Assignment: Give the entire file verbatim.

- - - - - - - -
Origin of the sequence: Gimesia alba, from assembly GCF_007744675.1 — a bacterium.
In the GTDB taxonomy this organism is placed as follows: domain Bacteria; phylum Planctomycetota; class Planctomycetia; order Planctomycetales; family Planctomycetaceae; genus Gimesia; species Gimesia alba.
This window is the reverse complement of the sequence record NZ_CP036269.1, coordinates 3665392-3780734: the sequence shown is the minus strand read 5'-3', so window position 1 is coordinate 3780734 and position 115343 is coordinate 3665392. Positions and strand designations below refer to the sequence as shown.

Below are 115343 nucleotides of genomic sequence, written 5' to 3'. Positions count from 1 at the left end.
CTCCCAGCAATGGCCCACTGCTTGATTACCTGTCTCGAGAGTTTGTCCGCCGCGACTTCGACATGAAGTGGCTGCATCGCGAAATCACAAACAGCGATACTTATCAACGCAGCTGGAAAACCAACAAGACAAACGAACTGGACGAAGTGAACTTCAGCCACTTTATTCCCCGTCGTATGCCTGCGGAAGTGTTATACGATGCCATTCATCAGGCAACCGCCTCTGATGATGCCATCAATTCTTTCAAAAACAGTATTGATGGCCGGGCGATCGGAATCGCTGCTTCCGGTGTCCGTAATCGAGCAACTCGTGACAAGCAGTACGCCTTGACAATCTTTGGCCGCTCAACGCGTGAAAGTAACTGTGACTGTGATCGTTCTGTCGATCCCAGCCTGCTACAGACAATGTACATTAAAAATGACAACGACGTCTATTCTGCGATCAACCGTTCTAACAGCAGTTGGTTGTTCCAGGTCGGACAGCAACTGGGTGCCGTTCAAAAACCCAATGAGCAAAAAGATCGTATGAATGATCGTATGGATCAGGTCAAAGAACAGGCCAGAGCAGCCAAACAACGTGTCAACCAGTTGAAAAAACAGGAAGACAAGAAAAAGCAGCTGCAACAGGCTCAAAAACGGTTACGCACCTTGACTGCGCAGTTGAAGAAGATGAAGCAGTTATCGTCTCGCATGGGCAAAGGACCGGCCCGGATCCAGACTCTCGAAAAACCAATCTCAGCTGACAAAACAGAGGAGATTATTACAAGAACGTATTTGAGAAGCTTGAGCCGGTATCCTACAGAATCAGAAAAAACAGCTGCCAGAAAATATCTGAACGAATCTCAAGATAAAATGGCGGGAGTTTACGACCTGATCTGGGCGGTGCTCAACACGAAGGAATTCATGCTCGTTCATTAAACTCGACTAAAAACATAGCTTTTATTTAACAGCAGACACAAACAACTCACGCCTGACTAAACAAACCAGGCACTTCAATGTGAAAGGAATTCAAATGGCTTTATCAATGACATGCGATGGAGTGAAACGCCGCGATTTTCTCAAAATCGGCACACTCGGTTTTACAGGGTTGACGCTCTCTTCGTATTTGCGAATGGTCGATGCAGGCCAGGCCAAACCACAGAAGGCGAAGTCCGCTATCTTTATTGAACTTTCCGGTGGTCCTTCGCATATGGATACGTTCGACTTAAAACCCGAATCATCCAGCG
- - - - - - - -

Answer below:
Origin of the sequence: Gimesia alba, from assembly GCF_007744675.1 — a bacterium.
In the GTDB taxonomy this organism is placed as follows: domain Bacteria; phylum Planctomycetota; class Planctomycetia; order Planctomycetales; family Planctomycetaceae; genus Gimesia; species Gimesia alba.
This window is the reverse complement of the sequence record NZ_CP036269.1, coordinates 3665392-3780734: the sequence shown is the minus strand read 5'-3', so window position 1 is coordinate 3780734 and position 115343 is coordinate 3665392. Positions and strand designations below refer to the sequence as shown.

Below are 115343 nucleotides of genomic sequence, written 5' to 3'. Positions count from 1 at the left end.
CTCCCAGCAATGGCCCACTGCTTGATTACCTGTCTCGAGAGTTTGTCCGCCGCGACTTCGACATGAAGTGGCTGCATCGCGAAATCACAAACAGCGATACTTATCAACGCAGCTGGAAAACCAACAAGACAAACGAACTGGACGAAGTGAACTTCAGCCACTTTATTCCCCGTCGTATGCCTGCGGAAGTGTTATACGATGCCATTCATCAGGCAACCGCCTCTGATGATGCCATCAATTCTTTCAAAAACAGTATTGATGGCCGGGCGATCGGAATCGCTGCTTCCGGTGTCCGTAATCGAGCAACTCGTGACAAGCAGTACGCCTTGACAATCTTTGGCCGCTCAACGCGTGAAAGTAACTGTGACTGTGATCGTTCTGTCGATCCCAGCCTGCTACAGACAATGTACATTAAAAATGACAACGACGTCTATTCTGCGATCAACCGTTCTAACAGCAGTTGGTTGTTCCAGGTCGGACAGCAACTGGGTGCCGTTCAAAAACCCAATGAGCAAAAAGATCGTATGAATGATCGTATGGATCAGGTCAAAGAACAGGCCAGAGCAGCCAAACAACGTGTCAACCAGTTGAAAAAACAGGAAGACAAGAAAAAGCAGCTGCAACAGGCTCAAAAACGGTTACGCACCTTGACTGCGCAGTTGAAGAAGATGAAGCAGTTATCGTCTCGCATGGGCAAAGGACCGGCCCGGATCCAGACTCTCGAAAAACCAATCTCAGCTGACAAAACAGAGGAGATTATTACAAGAACGTATTTGAGAAGCTTGAGCCGGTATCCTACAGAATCAGAAAAAACAGCTGCCAGAAAATATCTGAACGAATCTCAAGATAAAATGGCGGGAGTTTACGACCTGATCTGGGCGGTGCTCAACACGAAGGAATTCATGCTCGTTCATTAAACTCGACTAAAAACATAGCTTTTATTTAACAGCAGACACAAACAACTCACGCCTGACTAAACAAACCAGGCACTTCAATGTGAAAGGAATTCAAATGGCTTTATCAATGACATGCGATGGAGTGAAACGCCGCGATTTTCTCAAAATCGGCACACTCGGTTTTACAGGGTTGACGCTCTCTTCGTATTTGCGAATGGTCGATGCAGGCCAGGCCAAACCACAGAAGGCGAAGTCCGCTATCTTTATTGAACTTTCCGGTGGTCCTTCGCATATGGATACGTTCGACTTAAAACCCGAATCATCCAGCG